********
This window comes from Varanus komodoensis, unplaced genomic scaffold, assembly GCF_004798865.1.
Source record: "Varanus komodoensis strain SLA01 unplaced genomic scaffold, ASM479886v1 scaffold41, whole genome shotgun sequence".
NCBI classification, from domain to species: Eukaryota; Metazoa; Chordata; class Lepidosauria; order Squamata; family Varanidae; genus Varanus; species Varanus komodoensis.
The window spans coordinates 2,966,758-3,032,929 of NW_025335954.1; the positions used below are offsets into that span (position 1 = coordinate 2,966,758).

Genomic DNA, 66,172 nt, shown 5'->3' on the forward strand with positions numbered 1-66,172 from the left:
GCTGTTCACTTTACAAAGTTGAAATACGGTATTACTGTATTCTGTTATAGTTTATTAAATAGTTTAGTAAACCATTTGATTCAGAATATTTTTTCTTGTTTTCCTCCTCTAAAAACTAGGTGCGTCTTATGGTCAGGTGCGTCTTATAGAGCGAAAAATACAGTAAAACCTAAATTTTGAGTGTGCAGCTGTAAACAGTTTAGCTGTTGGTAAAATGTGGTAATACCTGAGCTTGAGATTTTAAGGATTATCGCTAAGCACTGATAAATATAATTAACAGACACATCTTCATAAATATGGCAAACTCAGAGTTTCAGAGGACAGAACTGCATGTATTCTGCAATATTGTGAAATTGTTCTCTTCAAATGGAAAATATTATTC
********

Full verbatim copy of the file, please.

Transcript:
This window comes from Varanus komodoensis, unplaced genomic scaffold, assembly GCF_004798865.1.
Source record: "Varanus komodoensis strain SLA01 unplaced genomic scaffold, ASM479886v1 scaffold41, whole genome shotgun sequence".
NCBI classification, from domain to species: Eukaryota; Metazoa; Chordata; class Lepidosauria; order Squamata; family Varanidae; genus Varanus; species Varanus komodoensis.
The window spans coordinates 2,966,758-3,032,929 of NW_025335954.1; the positions used below are offsets into that span (position 1 = coordinate 2,966,758).

Genomic DNA, 66,172 nt, shown 5'->3' on the forward strand with positions numbered 1-66,172 from the left:
GCTGTTCACTTTACAAAGTTGAAATACGGTATTACTGTATTCTGTTATAGTTTATTAAATAGTTTAGTAAACCATTTGATTCAGAATATTTTTTCTTGTTTTCCTCCTCTAAAAACTAGGTGCGTCTTATGGTCAGGTGCGTCTTATAGAGCGAAAAATACAGTAAAACCTAAATTTTGAGTGTGCAGCTGTAAACAGTTTAGCTGTTGGTAAAATGTGGTAATACCTGAGCTTGAGATTTTAAGGATTATCGCTAAGCACTGATAAATATAATTAACAGACACATCTTCATAAATATGGCAAACTCAGAGTTTCAGAGGACAGAACTGCATGTATTCTGCAATATTGTGAAATTGTTCTCTTCAAATGGAAAATATTATTC